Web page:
Artistic and creative industries are flourishing here. The capital city may be small but it has its share of galleries, including the National Gallery On the outskirts of town, Nordic House hosts Faroese and Nordic art exhibitions, concerts, theatre and dance.

There are upmarket craft and design shops including designer knitwear from Guðrun & Guðrun (creators of the desirable sweater worn by detective Sarah Lund in Danish crime drama The Killing), an excellent design cooperative called Öström, and colourful glass creations at Mikkalina Glas.

Tórshavn, Faroe Islands, NorwayImage by Ros Walford

Is there a music scene?

Tutl is the only music shop and record label in the Faroe Islands. Outdoor festivals are an important feature in summer, and key dates in the diary include G! Festival, during which thousands of people descend on the tiny village of Gøta to enjoy rock music and hot tubs on the beach.

At Hoyma, also held in Gøta, festival-goers revive the old tradition of going from house to house to enjoy acoustic concerts inside residents’ living rooms.

What should I eat?

One of the loveliest dining experiences is Heimablídni, the Faroese tradition of “home hospitality”, in which guests pay for a meal cooked and served at the home of their hosts.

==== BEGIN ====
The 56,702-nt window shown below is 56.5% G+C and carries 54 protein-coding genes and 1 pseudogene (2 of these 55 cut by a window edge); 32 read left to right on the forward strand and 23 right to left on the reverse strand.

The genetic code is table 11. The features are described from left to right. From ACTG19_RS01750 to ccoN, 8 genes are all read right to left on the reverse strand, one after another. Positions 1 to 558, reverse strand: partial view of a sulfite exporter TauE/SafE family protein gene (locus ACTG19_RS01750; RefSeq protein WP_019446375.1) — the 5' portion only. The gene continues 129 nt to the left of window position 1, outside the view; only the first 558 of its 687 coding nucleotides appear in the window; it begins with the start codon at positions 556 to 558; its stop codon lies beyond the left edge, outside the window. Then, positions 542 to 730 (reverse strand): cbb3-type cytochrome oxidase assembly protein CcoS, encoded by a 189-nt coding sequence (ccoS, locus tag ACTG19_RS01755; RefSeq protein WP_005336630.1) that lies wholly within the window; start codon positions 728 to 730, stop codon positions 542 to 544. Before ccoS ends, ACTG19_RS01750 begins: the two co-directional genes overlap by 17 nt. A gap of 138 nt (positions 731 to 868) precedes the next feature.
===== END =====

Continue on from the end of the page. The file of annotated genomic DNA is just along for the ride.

You’re likely to be able to try some of the local favourites, such as fresh fish or fermented meat (which is nicer than it sounds – it’s usually a tender leg of lamb that’s been left to hang in the salty sea air, in a process similar to curing).

It’s not all rustic cuisine, though. There are some sophisticated fine-dining restaurants in Tórshavn. Aarstova is famous for its slow-cooked Faroese lamb, while Barbara is a superb fish restaurant in a turf-topped building.

Drying fermented meat, the Faroe IslandsImage by Ros Walford

How do I get around?

Fifteen years ago, the only way to get between the islands was via ferry. Now, two sub-sea tunnels link the main islands and a network of smaller tunnels connect valleys and villages that were once isolated from the world. The smaller tunnels can take some getting used to, as one lane serves traffic coming in both directions. Fortunately, the Public Roads’ Office has made a useful video that explains all you need to know about driving.

The subsidised (and very good value) helicopter service, operated by Atlantic Airways, runs regularly between the smaller islands. It’s an exhilarating way of getting around, but they only fly every other day and you can’t book a return, so plan carefully. Otherwise, buses and ferries are slower paced alternatives.

For further information about the Faroe Islands, see the Visit Faroe Islands and Visit Tórshavn websites. Atlantic Airways operate daily flights to Vagar Airport from Copenhagen.